Effective training in hospitality skills needs a clear structure: demonstration, practice, feedback, implementation and a solid follow up plan.
“Hire for attitude, train for skills” is a famous motto in the hospitality industry. It means hotels should select employees who have certain personality traits, even if they do not know yet the specific skills needed on the job. Training will be delivered later to help employees acquire the relevant skills. I am afraid that it is more a motto than a reality in the hospitality industry. The problem with training is that it takes time and is not without effort. For this reason, training is often very limited, if not completely skipped, as reported by a student: “It often happened to me and my co-interns that we autonomously carried out a task, and in the end, we had to learn through an angry supervisor that half of it was wrong. This was quite demotivating and did not promote our learning process.”
It's easy to think that an intern simply has to learn on the job. But can he or she really learn like this? Is it right to think that just because we explained instructions once to someone on how to do something, it should automatically stick to memory?
If your work is to teach others, you already know that people do not learn in this manner. If you supervise others, you might not have realized this for many reasons. Most of the employees already know a great deal so the new information you pass though them can be instantly associated with lots of information already stored in long-term memory. However, we should never forget that training takes time. It is not because you mention once how to do something that people will retain the information. Most people will not.
As described in the industry report (that you can download here), in 2015 and 2016 we conducted a large-scale study in Switzerland to test the effectiveness of a training session whose purpose was to increase customer-oriented behaviors among restaurant employees. Our results demonstrated that the training intervention was effective and that employees who adopted the customer-oriented behaviors taught during the course received higher tips. The training course was conducted in the restaurant where employees were working. It lasted approximately 1 hour and a half, and consisted of different steps: description and demonstration of each customer-oriented behavior (e.g., upselling, complimenting the guest for the meal chosen, repeating the order, introducing oneself by one’s name), practice and feedback. The effectiveness of this course can be explained by some of the principles described above. I also would like to mention how the effectiveness of this training session could have been better.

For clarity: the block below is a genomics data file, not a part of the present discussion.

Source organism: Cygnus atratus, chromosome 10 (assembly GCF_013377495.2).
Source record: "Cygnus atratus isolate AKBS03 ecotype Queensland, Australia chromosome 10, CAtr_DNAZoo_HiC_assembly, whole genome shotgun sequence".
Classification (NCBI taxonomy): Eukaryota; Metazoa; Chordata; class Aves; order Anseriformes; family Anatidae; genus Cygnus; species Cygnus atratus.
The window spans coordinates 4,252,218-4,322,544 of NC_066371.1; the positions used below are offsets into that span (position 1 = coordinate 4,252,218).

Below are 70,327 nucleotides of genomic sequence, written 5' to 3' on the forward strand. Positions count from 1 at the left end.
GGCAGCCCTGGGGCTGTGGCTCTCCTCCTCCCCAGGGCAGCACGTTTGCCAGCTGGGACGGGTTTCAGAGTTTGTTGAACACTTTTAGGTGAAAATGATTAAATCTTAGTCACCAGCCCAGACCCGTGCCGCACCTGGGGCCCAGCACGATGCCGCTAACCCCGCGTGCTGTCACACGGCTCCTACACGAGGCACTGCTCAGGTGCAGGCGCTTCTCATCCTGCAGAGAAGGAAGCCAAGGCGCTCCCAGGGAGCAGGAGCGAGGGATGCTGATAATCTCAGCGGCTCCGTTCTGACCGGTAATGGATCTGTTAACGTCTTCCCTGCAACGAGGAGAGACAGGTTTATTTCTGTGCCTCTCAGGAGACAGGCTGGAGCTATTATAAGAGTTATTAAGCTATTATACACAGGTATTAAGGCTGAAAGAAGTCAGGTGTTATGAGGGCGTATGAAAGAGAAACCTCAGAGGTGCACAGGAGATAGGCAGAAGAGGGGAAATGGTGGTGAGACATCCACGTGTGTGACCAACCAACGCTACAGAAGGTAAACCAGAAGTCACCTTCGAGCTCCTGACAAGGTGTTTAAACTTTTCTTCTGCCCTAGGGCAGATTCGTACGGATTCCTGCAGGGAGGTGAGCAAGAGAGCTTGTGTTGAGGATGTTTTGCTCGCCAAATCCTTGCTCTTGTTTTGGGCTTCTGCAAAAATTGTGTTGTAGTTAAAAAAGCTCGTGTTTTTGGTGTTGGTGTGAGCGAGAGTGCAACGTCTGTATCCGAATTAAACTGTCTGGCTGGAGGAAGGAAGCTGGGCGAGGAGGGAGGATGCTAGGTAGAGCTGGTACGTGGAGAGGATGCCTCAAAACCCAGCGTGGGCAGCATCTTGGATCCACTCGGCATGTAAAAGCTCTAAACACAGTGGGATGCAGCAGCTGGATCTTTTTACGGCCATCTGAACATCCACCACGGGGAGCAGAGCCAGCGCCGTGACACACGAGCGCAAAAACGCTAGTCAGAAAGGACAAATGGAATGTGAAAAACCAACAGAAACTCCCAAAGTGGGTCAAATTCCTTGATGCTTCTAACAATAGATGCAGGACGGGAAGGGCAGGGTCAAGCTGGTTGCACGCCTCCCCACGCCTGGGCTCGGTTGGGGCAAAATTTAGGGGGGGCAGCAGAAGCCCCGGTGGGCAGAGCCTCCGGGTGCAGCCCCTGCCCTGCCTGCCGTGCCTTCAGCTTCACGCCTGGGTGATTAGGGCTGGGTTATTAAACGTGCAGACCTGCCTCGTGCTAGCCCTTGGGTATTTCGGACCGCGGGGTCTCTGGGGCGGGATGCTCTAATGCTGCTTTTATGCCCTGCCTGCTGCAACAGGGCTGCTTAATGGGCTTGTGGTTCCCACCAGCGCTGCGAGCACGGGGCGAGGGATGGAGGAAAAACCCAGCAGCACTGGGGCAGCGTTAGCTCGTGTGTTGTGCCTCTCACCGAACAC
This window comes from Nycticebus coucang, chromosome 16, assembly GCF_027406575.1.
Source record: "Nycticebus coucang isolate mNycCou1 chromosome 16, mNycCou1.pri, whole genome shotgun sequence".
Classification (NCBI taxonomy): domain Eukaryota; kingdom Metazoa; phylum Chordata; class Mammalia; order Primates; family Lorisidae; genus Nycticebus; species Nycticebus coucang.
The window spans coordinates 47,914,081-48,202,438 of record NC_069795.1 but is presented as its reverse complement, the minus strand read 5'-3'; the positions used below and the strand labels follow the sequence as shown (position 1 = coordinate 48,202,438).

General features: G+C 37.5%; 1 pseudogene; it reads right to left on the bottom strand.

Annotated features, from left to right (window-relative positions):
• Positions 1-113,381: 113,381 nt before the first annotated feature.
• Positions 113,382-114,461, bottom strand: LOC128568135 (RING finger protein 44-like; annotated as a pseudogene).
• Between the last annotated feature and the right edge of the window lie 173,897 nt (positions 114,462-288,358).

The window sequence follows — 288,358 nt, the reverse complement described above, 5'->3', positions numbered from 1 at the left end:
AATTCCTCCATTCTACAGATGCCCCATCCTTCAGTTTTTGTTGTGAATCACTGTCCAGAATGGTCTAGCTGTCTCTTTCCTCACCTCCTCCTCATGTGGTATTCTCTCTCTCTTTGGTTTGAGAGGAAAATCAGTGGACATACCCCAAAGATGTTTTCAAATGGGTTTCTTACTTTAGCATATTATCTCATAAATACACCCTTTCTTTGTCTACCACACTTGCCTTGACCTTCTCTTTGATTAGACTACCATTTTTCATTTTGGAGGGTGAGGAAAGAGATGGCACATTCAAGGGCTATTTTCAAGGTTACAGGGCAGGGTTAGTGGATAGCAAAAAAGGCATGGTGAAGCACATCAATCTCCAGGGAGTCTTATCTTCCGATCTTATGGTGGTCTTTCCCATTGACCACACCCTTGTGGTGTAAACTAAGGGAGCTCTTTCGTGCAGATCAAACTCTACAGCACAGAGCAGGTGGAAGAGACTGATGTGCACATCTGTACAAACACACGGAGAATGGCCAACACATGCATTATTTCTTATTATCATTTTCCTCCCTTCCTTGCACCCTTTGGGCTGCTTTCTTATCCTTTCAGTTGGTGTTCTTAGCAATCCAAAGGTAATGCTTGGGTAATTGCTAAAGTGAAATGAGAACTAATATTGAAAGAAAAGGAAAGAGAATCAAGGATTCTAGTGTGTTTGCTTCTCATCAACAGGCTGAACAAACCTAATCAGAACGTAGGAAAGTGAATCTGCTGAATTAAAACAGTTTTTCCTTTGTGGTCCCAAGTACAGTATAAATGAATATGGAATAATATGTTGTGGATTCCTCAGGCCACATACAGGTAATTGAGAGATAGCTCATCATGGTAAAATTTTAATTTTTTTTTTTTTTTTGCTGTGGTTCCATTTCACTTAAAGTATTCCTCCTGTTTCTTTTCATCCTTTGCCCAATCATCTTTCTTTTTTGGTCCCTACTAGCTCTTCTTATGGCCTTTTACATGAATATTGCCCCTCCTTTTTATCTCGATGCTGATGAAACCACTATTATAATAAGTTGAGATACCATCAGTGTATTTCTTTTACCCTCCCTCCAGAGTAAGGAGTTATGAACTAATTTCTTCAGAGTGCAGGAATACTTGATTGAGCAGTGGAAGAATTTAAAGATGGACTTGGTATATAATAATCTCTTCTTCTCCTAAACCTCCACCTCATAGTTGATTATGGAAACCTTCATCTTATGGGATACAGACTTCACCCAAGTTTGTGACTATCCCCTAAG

First, the training session was not lecture-based. For each customer-oriented behavior covered, I demonstrated how to carry out the behavior and I asked the participants to repeat the sequence of actions. Other participants and myself gave feedback on the effective implementation.
Second, I tried to remove the obstacles by asking the participants if and how it was reasonable to apply the behavior in the work environment. Sometimes, participants were reluctant to apply some of the customer-oriented behaviors in the training program. For instance, many employees told me they would never touch the customer on the shoulder or that they would feel uncomfortable introducing their name to the guest. After reflection, they found their own alternatives. For instance, they didn't introduce themselves but they introduced the colleague who would come a few minutes later and take the order. As another example, they would not touch the customer but they would touch the table (it might not be as effective as directly touching the customer, but it might convey more friendliness).
Third, most of the course took place in the restaurant where the employees worked. In my opinion, the importance of the context is essential to facilitate transfer. Many studies in Cognitive Psychology have confirmed that transfer of learning is easier when we use information in the same context as where this information has been learned.
Two barriers should be however acknowledged. The first one is that the training only lasted approx. 90 minutes. Without time for some follow-up, it is not clear if employees will maintain the use of customer-oriented behaviors in the long term. Our study has demonstrated that the intervention aiming at increasing customer-oriented behaviors was effective on a short-term interval but I am not sure that the positive effects would last over longer periods of time (weeks, months, or years).
The second barrier is related to the first one. It would be essential to continue the monitoring of employee behaviors over time. If employees do not receive feedback on how they are doing, they might very quickly stop performing actions such as repeating the order or complimenting the guest if they are not sure of their effectiveness. It would be beneficial if restaurant managers could continue to monitor how employees use customer-oriented behaviors and to provide recognition for the continued use of these behaviors, or corrective feedback if employees do not use these behaviors or use them inappropriately.
As shown in this article, it takes time and effort to train employees. We cannot assume they will retain information because they have been told or shown what to do. It is essential they can see, practice, get feedback, and have opportunities to implement the newly learned skills. If companies want to increase service quality and enhance the service skills of their employees, they might need to train them in the use of appropriate customer-oriented behaviors (even if they have been hired for having the right attitude).
Associate Professor of Organizational Behavior at EHLVisit website